“For the middle school girls and the college women, our mission is to have them see themselves as competent, to feel connected and supported by other girls and women, and to feel more confident in thinking for themselves; that is, in being autonomous,” stated program director Edith “Winx” Lawrence, Ph.D. Lawrence is a clinical psychologist and Professor in the Department of Human Services in UVA’s Curry school of Education.

Lawrence co-founded YWLP eight years ago to address an alarming research finding. The American Association of University Women found that as girls move from childhood into adolescence, their self-esteem drops significantly. In order to address this concern, YWLP was created to help girls rediscover and make good use of their multiple talents.

According to Lawrence, “We started because of a concern that middle school girls are going through a transition and could use some support. Middle school can be a confusing time – a time when girls must make important decisions about their schoolwork, how they treat their bodies, how they interact with boys and girls, and how they negotiate with adults. We noticed that college women are also dealing with a lot the same issues, especially body issues, making choices about academics, and making choices about risky behavior. We thought it would make sense for those two groups to help each other out, so we developed a mentoring program.”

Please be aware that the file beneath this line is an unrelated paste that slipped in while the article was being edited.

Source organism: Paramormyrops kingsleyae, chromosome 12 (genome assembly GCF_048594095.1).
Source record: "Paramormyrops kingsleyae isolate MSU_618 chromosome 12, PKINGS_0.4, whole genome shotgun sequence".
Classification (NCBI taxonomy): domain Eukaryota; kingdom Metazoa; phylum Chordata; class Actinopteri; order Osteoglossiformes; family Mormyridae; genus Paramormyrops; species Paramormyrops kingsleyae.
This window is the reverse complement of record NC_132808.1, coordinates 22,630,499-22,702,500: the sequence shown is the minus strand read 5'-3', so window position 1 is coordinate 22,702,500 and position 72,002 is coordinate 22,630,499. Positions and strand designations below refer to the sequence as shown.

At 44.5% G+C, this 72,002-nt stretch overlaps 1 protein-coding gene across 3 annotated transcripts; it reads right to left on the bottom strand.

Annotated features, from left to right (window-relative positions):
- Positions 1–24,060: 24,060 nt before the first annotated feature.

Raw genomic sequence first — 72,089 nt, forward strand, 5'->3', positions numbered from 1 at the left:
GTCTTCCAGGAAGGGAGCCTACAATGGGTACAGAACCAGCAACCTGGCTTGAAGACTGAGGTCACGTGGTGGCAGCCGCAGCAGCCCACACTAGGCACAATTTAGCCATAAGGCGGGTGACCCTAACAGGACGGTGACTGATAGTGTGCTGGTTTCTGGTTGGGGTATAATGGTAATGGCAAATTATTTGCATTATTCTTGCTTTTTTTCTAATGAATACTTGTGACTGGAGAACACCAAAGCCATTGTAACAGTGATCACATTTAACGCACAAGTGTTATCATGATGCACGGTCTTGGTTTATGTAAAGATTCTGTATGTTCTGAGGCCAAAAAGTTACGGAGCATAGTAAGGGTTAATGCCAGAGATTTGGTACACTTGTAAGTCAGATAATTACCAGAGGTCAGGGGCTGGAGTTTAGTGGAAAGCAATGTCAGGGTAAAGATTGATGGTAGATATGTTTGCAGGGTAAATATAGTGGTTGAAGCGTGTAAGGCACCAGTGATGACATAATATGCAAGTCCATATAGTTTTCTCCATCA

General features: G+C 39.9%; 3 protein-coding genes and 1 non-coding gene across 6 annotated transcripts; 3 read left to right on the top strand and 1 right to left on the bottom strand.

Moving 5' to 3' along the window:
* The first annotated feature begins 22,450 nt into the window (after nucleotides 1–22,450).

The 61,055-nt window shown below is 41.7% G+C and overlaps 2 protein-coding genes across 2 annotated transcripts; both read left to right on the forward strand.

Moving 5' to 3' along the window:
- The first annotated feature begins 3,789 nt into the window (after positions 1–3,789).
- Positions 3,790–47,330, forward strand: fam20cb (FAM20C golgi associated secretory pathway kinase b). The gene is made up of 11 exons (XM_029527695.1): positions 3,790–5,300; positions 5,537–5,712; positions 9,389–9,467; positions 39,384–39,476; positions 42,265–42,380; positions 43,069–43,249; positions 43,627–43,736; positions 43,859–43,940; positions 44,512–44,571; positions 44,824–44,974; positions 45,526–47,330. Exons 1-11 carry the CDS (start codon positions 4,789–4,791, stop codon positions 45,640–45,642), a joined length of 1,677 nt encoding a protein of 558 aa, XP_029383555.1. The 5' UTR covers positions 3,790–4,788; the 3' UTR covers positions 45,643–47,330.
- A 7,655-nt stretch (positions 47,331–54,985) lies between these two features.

YWLP is structured around an eighteen-week curriculum aimed at reinforcing participants’ inherent competence and enhancing their perceptions of themselves as leaders. For example, participants discuss strategies to overcome obstacles such as put-downs and negative mood, complete exercises that underline the importance of independent thinking, role-play solutions to hypothetical dilemmas or “sticky situations,” and learn ways to effectively reason through problems.

Many of the girls noted that their favorite YWLP lesson was learning to become “Gossip Guards.” or people who try to stop gossiping in its tracks. During this group meeting, the girls first discussed how gossiping can cause hurt feelings and get them into trouble with their friends. Next, they learned two ways to stop gossiping: Number one, when they hear other people saying something negative about a person, they can say something positive. Number two, when they find themselves on the brink of gossiping, they can take a minute to consider their underlying feelings of anger, jealousy, or sadness, and express those feelings instead. In contrast to the cattiness that often characterizes middle school, the YWLP girls describe their group meetings as open, trusting forum sto discuss genuine problems and feelings.